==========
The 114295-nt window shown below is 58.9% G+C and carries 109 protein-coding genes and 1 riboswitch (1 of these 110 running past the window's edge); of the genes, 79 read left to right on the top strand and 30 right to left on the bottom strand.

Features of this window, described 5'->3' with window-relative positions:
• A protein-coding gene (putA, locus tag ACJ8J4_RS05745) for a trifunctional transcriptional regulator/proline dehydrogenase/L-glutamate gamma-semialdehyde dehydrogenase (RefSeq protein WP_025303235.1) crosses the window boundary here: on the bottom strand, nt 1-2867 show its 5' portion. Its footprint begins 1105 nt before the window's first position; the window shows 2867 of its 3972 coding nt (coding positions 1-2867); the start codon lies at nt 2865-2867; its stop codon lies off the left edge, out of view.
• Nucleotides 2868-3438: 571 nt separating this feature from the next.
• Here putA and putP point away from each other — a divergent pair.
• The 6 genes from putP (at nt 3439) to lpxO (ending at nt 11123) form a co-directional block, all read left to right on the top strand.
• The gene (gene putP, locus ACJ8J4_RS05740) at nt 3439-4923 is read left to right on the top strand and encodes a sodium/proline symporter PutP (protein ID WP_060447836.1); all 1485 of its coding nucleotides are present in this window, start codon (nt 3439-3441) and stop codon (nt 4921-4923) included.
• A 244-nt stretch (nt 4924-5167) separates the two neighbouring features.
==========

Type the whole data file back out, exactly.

The 114295-nt window shown below is 58.9% G+C and carries 109 protein-coding genes and 1 riboswitch (1 of these 110 running past the window's edge); of the genes, 79 read left to right on the top strand and 30 right to left on the bottom strand.

Features of this window, described 5'->3' with window-relative positions:
• A protein-coding gene (putA, locus tag ACJ8J4_RS05745) for a trifunctional transcriptional regulator/proline dehydrogenase/L-glutamate gamma-semialdehyde dehydrogenase (RefSeq protein WP_025303235.1) crosses the window boundary here: on the bottom strand, nt 1-2867 show its 5' portion. Its footprint begins 1105 nt before the window's first position; the window shows 2867 of its 3972 coding nt (coding positions 1-2867); the start codon lies at nt 2865-2867; its stop codon lies off the left edge, out of view.
• Nucleotides 2868-3438: 571 nt separating this feature from the next.
• Here putA and putP point away from each other — a divergent pair.
• The 6 genes from putP (at nt 3439) to lpxO (ending at nt 11123) form a co-directional block, all read left to right on the top strand.
• The gene (gene putP, locus ACJ8J4_RS05740) at nt 3439-4923 is read left to right on the top strand and encodes a sodium/proline symporter PutP (protein ID WP_060447836.1); all 1485 of its coding nucleotides are present in this window, start codon (nt 3439-3441) and stop codon (nt 4921-4923) included.
• A 244-nt stretch (nt 4924-5167) separates the two neighbouring features.